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It’s no surprise that prescription drug addiction in the UK is on the rise – I should know, they nearly killed me

Ever since I’d started taking the painkiller, I’d had urges and impulses telling me to kill myself. I was sure it was the drug – but the doctor wouldn’t listen, and increased my dose sixfold

Julia Buckley
Thursday 25 January 2018 12:59 GMT
Public Health England has announced an enquiry into prescription drugs
Public Health England has announced an enquiry into prescription drugs (Getty)

Am I surprised that Public Health England has announced an inquiry into prescription drugs? Yes and no. No, because the fact that one in 11 patients was prescribed a potentially addictive drug last year is shocking, and needs to be addressed before we head the way of the US and its opioid crisis. Yes, because patients like me have been scared of this, and warning about this, for years.

What happened now to wake up the authorities? Was it national treasure Ant McPartlin’s well-publicised struggle with addiction to prescription painkillers? Was it Tom Petty’s death – announced last week as a painkiller overdose? Was it Prince? Michael Jackson? Heath Ledger? Prescription painkillers played a role in all of their deaths.

Or was it the 64,000 non-celebs who died from drug overdoses in the US in 2016? The figures for 2017 aren’t out yet, but you can bet they’ll be higher – 2016 figures were already a 22 per cent rise on the previous year. Deaths from fentanyl – a legal prescription drug that is 100 times more potent than morphine and significantly stronger than heroin – have spiked 540 per cent over three years.

More people now die from drug overdoses than from car accidents or guns – which, in the USA, a country that has already seen 11 school shootings 2018, is saying something.

In the UK, we’re not – yet – approaching anything like those levels. But the warning signs are there.

Prescriptions of “addictive medicines” are up by 3 per cent over the last five years. The number of people taking painkillers who weren’t prescribed them is thought to be pushing 8 per cent. Drugs up for review include benzodiazepines (“benzos”), Z-drugs, opioid painkillers, and antidepressants.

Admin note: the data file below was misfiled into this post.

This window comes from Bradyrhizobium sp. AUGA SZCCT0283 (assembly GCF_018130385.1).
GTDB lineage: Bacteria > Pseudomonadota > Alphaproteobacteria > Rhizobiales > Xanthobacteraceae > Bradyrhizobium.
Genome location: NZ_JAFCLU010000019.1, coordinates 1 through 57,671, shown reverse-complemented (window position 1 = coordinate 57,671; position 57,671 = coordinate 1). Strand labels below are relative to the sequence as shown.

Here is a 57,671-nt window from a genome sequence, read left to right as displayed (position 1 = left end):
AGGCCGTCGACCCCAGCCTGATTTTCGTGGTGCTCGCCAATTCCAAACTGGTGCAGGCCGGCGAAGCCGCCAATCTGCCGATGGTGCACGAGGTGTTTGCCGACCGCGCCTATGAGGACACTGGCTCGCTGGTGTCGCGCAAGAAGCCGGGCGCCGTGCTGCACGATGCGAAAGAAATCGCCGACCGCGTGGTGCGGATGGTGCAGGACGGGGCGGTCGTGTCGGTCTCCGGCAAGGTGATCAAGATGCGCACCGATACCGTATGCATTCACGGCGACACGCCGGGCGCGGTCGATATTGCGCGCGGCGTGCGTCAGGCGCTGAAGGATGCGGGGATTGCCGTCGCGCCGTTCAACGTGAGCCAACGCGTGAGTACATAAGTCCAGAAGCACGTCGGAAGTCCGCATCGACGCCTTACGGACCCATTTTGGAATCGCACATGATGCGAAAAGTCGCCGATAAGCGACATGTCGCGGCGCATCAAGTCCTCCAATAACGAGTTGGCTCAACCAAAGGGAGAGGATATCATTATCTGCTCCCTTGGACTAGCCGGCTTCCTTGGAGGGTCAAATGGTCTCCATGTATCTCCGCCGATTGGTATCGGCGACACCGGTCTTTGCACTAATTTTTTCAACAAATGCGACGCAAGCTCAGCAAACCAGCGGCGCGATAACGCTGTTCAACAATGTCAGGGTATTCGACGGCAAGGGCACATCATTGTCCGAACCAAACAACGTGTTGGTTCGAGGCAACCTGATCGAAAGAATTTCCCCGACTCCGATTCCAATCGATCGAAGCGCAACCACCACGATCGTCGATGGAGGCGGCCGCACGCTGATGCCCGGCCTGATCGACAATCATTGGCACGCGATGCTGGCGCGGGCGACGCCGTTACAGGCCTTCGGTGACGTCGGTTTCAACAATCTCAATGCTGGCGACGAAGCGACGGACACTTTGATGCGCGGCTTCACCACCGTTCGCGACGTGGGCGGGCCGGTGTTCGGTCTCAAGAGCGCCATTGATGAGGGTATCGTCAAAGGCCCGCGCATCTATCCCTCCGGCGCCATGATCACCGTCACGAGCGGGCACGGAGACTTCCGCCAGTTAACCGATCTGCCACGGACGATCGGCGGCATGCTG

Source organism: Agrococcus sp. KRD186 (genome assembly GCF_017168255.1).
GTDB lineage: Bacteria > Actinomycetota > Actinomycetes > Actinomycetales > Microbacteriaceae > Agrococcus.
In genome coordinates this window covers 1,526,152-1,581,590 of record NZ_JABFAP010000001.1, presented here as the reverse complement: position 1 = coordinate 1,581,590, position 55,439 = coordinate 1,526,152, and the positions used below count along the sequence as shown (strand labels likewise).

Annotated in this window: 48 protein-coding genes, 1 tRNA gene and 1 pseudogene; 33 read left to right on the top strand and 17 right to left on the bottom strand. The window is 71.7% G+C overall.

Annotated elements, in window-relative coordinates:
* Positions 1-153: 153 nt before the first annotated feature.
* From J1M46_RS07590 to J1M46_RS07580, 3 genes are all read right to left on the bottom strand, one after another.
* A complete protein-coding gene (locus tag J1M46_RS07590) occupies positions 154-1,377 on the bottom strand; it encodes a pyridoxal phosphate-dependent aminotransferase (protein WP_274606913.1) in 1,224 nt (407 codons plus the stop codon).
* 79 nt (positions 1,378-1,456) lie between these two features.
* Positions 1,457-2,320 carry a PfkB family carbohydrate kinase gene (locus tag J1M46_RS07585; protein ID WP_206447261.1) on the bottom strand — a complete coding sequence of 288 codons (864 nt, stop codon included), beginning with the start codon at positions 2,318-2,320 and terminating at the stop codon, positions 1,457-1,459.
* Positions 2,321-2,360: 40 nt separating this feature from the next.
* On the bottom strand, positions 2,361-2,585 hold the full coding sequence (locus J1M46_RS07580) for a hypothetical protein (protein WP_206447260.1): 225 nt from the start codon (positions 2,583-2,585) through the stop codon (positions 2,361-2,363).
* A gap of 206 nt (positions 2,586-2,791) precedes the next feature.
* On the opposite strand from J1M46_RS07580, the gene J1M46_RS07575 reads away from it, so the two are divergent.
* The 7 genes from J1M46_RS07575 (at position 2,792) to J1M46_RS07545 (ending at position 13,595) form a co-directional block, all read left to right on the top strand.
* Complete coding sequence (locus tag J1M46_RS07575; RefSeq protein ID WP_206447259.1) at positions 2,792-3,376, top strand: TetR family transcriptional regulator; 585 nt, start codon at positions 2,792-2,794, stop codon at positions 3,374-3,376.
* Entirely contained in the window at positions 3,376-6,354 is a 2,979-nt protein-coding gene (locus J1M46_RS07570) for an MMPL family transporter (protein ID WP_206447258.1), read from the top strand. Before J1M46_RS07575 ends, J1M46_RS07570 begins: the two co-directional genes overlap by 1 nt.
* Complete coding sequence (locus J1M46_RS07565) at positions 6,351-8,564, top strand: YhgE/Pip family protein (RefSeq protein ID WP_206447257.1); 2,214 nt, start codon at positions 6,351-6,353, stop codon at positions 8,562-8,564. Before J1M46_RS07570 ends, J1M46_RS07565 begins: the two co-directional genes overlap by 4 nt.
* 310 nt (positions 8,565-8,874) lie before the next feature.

Two drugs named specifically are pregabalin and gabapentin. These two I know well. Pregabalin nearly killed me.

There’s nothing doctors hate more than personal experience, of course. Anecdotes, they say, are not facts. While I was researching my book, Heal Me – which deals with the four years I spent in chronic pain, two of which entirely in the medical system – I came across a blog post by a doctor talking about Cochrane reviews (the top rung of systematic reviews in evidence-based medicine). Its premise was that “in my experience” is the most lethal line in medicine, because it means that what you’re saying isn’t evidence-based – it leads from the heart not the head. I remember thinking, maybe that’s true – but it’s also a great way to shut patients up, because the only thing your patients will ever be able to talk about is their own experience.

So here’s mine.

After an accident at work in 2012, I developed chronic pain. I wasn’t prescribed drugs immediately following the accident – when I presented myself to a locum GP, telling her it felt like someone had rammed a carving knife up my armpit and set my arm on fire, I was told to take the rest of the week off work (it was Wednesday). After the pain continued for several months, I was officially termed chronic. I was off work (and would remain so for two years), sent on a pain management course (part of which was spent running us through all the delicious drugs we could take to “manage” our pain – because they said we couldn’t cure it), and written prescriptions.

I tried everything I was given, and I was given a lot – big boxes of the stuff, with enough supplies to last weeks, if not months. I tried opioids, I tried old-school antidepressants like amitriptyline (which is now used for pain), and I tried anticonvulsants, used off-label for pain.

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That’s how I ended up with a stash of pregabalin.

It feels like pregabalin (or “the new valium” as it’s also known) is rarely out of the news these days – last summer doctors called for it to be restricted; this month, in a leaked memo, the BMA said that it was “associated with problems of abuse and addiction”.

Back in 2012, however, it was a different story. The neurologist who prescribed it said it was good for nerve pain, which I had. I started it before Christmas.

I don’t remember that Christmas. I remember very little of the two months I was on it. I remember that I was aware I couldn’t remember stuff – that I would walk into rooms forgetting what I’d walked into them for, that I would get halfway through a sentence and forget what I had wanted to say, that I would decide to write an email to someone, write their name and then stare at the screen, wondering why I was writing to them.